However, there is a notable exception when the company employs units of production method to depreciate fixed assets. In this case, depreciation would be variable costs as it is closely linked with the number of units of production. The nature of this method is more consistent with variable cost. Take an example of

For example, invertor machine or power generators in factories can be used on the number of hours being used, so that depreciation expense will vary the number of products used. This can be easily done by maintaining the log.

However, usage-based depreciation systems are not commonly used, so in most cases, depreciation cannot be considered a variable cost.

Depreciation is fixed cost and used to compute breakeven cost of the company.

What is the acquisition cost?

Meaning

The cost of acquisition is the amount that is needed to acquire a firm or unit from a company. It can reflect the amount paid for fixed assets. It also reflects the cost incurred by the business for getting a customer.

Beyond the payment for the asset, there are further costs associated with the acquisition cost. For example, if the company buys land for manufacturing, the company has to incur legal fees, registration fees, and so on.

We will discuss acquisition costs in relation to acquiring business or part of it.

Potential business acquisition

The computation of potential business is based on estimate valuation. The evaluator looks at all facts and financial data and concludes the valuation taking into the consequences of future events as well.

Further down the road is about succession planning, preliminary negotiations, and situations involving important issues that are subject to financial constraints. The computation of these aspects is more complicated than mere estimation.

Then, comprehensive analysis of valuation is made for companies tussling with legal cases. The valuator analyzed the case one by one and also values the patent, trademark, market conditions, forecasting of data along with appropriate discount rates.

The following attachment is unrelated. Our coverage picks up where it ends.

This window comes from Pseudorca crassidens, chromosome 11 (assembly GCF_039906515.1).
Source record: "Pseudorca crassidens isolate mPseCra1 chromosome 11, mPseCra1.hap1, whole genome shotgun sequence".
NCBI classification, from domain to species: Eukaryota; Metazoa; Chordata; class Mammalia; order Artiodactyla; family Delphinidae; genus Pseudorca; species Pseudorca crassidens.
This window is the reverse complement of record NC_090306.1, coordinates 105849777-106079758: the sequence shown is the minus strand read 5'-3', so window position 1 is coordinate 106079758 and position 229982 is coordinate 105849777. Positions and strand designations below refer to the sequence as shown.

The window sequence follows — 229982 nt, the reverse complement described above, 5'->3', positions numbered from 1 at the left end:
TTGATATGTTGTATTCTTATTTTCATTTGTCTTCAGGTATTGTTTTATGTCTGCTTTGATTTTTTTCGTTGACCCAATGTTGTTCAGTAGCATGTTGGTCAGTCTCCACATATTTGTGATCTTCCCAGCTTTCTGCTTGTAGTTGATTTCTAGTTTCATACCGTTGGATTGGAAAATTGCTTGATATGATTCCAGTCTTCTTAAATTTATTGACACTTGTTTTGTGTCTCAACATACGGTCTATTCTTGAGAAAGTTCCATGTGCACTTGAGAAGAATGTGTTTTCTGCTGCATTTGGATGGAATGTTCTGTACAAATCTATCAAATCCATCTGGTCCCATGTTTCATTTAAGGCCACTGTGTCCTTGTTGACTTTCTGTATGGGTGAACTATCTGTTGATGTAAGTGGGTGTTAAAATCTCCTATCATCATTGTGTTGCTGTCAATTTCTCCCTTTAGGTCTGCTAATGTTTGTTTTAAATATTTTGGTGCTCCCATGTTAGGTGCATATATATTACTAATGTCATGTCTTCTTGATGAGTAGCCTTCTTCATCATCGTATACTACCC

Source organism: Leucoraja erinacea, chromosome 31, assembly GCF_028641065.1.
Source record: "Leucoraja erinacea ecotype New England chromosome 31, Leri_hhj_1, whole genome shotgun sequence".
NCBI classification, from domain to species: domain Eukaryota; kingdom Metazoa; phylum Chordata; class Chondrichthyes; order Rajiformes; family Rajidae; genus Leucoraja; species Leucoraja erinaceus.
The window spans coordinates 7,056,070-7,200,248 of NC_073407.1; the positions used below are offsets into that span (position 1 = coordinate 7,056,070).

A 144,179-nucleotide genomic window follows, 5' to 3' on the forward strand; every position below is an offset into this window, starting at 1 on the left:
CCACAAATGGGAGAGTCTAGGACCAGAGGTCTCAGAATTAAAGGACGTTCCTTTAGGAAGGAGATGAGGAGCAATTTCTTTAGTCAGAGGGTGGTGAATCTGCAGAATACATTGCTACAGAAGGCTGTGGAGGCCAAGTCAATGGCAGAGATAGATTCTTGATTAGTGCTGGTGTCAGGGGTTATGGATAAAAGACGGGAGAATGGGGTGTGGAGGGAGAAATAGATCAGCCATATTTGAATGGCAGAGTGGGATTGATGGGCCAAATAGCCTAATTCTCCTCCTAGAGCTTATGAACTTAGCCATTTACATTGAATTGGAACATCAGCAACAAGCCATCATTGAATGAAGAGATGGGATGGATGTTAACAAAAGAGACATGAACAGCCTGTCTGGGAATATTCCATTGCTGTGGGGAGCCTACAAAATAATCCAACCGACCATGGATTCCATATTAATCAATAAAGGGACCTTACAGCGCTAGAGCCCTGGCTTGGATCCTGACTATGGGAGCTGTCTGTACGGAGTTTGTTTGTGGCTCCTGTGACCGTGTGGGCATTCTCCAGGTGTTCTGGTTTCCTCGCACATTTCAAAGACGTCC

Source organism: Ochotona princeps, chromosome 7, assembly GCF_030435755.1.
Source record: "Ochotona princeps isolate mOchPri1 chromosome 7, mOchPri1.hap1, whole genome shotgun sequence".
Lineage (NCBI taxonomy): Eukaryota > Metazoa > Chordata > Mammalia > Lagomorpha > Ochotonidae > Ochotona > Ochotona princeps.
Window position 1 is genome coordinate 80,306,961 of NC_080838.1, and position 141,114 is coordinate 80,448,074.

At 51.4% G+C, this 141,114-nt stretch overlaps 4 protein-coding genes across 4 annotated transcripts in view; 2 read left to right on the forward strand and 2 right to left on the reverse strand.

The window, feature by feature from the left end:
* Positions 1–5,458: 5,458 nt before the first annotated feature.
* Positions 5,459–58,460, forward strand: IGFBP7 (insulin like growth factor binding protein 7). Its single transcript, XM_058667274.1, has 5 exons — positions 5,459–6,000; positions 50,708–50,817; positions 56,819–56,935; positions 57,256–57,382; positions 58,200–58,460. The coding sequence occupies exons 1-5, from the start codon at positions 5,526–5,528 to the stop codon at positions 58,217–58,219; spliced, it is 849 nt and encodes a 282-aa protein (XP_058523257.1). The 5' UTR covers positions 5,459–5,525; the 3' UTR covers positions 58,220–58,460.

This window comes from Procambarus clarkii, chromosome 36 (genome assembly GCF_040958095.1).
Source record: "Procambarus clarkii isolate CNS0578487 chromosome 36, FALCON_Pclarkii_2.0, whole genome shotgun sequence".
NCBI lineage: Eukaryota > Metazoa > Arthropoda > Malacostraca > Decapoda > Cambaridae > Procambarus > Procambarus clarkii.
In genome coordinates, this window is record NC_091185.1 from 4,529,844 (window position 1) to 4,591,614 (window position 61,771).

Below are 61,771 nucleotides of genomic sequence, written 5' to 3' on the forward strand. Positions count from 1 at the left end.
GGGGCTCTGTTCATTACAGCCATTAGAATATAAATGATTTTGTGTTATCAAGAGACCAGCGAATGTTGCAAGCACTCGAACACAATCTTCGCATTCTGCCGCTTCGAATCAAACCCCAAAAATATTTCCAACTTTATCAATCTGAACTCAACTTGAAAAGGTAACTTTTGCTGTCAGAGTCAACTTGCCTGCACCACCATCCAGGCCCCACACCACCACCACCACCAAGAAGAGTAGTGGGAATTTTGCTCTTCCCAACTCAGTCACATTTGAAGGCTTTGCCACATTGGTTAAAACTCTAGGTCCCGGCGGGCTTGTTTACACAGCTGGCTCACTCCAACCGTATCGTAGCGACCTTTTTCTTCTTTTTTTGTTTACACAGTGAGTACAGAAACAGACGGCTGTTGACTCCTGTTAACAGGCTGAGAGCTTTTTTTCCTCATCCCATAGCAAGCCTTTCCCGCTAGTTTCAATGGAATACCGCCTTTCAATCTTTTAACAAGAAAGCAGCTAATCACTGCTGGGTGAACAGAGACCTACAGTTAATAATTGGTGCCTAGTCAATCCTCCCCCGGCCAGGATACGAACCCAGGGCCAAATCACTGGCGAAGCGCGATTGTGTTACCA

The basic acquisition cost is dependent on the following:

  • Future outlook
  • Future cash flow
  • Capital assets
  • Business Value Determination
  • Asset-based which is the book value

Liquidation value of the company depicts that if the company liquidates the assets and pays off all liabilities, what will be apportioned to stockholders.

Acquisition cost on grounds of future cash flows or earnings.

This is very apt concept than mere basic acquisition cost. This takes into account the potential cash flow of the business.

There are many techniques to compute value of business as:

  1. Capitalization of average net earnings: This is value connected to future earnings resulting from the business acquisition. The assumption is that there will be synergy benefits resulting in higher earnings in the future.
  2. Discounting of anticipated future cash flows: Businesses now days instead prefer using average cash flows instead of earnings. This is computed by computing most likely potential inflows and reducing them on the date of valuation.
  3. Determination of net assets: This is basically the computation of net worth with some modifications. This is mainly for sectors that are related to assets instead of operations.

The other computations also include calculation of customer acquisition costs when new franchise is bought or news business is entered upon.  

IFRS on acquisition costs

IAS 32 on Financial instruments and presentation and IAS 39 on financial instruments deal with the issue of debt issuing costs and equity instruments. The costs that are associated with acquisition costs must be expensed.

It may include reimbursements to acquiree for incurring some of the acquisition costs. The costs which need to be expensed include advisory fees, legal fees, accounting fees, similar consulting fees, cost of maintaining the acquisition department, and so on.

What is the difference between fixed asset write off and disposal?

Write off Fixed Assets

A fixed asset is written off when it is decided that there is no further use of the asset. It means that assets would not be able to generate any value be it continuing or any salvage or scrap value.

A write off of fixed assets includes removing the traces of fixed assets from the balance sheet. This is done to reduce the related fixed assets’ account and accumulated fixed assets’ account.